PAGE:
PayPal is Swiftly Expanding Its Working Capital Loans

The last few years has been a time of profound change in the payments industry, which was long dominated by a few large credit card companies. Recent entrants into the space have brought innovation and change to a somewhat stodgy industry and are expanding the role of the payment processor.

PayPal Holdings, Inc. (NASDAQ: PYPL), while not new to the game, has been at the forefront of the transformation, moving beyond its humble beginnings as a simple online payment system to offer a wide variety of digital wallet, mobile payment, and merchant services. One of these services is providing working capital loans to its merchants. PayPal has announced that it will acquire Swift Financial in a further push into the business financing arena.

Show me the money!

The area of working capital loans has always been a source of frustration for many small business owners, requiring a lengthy application process and only a small likelihood of approval. The area is ripe for disruption and numerous innovators are jumping on board as a way to attract and retain customers.

Payment processor Square (NYSE: SQ) with its Square Capital has funded over $1 billion in loans to 100,000 merchants. E-commerce platform provider Shopify Inc. (NYSE: SHOP) launched Shopify Capital last year, which collects a fixed percentage of daily sales for repayment. Online sales juggernaut, Inc. (NASDAQ: AMZN) recently revealed that, since launching its lending business in 2011, it had made more than $3 billion in small business loans to more than 20,000 Amazon sellers in the US, United Kingdom, and Japan. Amazon lent more than $1 billion in the last year alone.

Brother, can you spare a dime?

PayPal first debuted its Working Capital service back in 2013, and since then has provided in excess of $3 million in funding to more than 115,000 merchants.  The company found that by providing this service, it contributed to a merchant sales growth, an increase in the volume of payments processed, and a reduced merchant churn rate.

The acquisition of Swift will allow PayPal to expand its underwriting capabilities, increase its loans to $500,000 for larger merchants, and expand its offerings to smaller businesses. This will make the platform more attractive to existing merchants and attract new ones. Since PayPal gets a cut of each transaction between the merchants and their customers, the company makes more if their member businesses increase their sales.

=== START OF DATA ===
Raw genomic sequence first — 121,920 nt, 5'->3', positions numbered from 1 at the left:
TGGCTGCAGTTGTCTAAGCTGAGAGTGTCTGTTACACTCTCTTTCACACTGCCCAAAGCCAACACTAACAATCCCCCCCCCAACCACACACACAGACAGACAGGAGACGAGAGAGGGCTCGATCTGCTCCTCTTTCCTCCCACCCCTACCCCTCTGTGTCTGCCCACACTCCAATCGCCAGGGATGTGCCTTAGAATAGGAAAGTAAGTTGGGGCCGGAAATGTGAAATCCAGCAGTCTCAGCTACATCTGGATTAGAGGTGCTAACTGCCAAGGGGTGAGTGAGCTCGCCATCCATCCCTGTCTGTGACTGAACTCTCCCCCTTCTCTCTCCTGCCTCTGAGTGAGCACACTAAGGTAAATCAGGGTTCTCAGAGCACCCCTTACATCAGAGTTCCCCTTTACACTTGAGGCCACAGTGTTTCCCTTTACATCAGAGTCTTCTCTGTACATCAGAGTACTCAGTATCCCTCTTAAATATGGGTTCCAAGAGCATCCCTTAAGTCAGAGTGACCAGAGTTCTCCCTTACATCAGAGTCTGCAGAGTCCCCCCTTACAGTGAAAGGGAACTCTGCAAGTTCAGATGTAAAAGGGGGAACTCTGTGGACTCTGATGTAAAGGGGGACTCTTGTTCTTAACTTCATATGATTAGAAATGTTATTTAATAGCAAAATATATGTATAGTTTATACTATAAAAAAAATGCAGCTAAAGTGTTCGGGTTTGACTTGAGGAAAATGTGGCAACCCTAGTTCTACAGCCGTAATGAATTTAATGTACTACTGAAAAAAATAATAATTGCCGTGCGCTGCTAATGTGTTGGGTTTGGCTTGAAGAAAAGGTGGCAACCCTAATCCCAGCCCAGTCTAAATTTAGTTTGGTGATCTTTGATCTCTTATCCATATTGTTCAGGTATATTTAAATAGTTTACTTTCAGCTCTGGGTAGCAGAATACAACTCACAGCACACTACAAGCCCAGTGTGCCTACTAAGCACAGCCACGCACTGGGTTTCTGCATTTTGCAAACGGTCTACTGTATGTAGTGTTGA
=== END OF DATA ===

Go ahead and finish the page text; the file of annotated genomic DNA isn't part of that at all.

Big data meets small loans

PayPal's formula for success has been the long-term relationships with its merchants and the ability to use historical data from payment processing to assess the ability of the business to repay the loans. With the massive troves of data on its member merchants, PayPal has a far greater likelihood of success at recouping loans than even banks.

These loans have been available to businesses that had been PayPal merchants for at least three months and processed payments of at least $20,000 within the last 12 months. Merchants can then repay these loans with a percentage of sales.

"Fast" growing opportunity

Small businesses account for 99% of companies in the US, while generating 54% of total sales, and 55% of all jobs. Providing loans to them is a high growth opportunity, as the MCA/Small Business Financing Industry Report estimates the size of the merchant cash advances market at $15.3 billion for 2017. What makes this opportunity more intriguing is that is borrowers will typically return for additional funding after receiving their first loan.

PayPal's moved into peer-to-peer money transfer with Venmo, adding convenience to payments with One Touch, and its myriad partnerships have broadened its reach into nearly every area of digital payments. The acquisition of Swift is a natural expansion of its market which also works to better serve its existing customer base.

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Danny Vena owns shares of Amazon, PayPal Holdings, and Shopify. The Motley Fool owns shares of and recommends Amazon, PayPal Holdings, and Shopify. The Motley Fool owns shares of Square. The Motley Fool has a disclosure policy.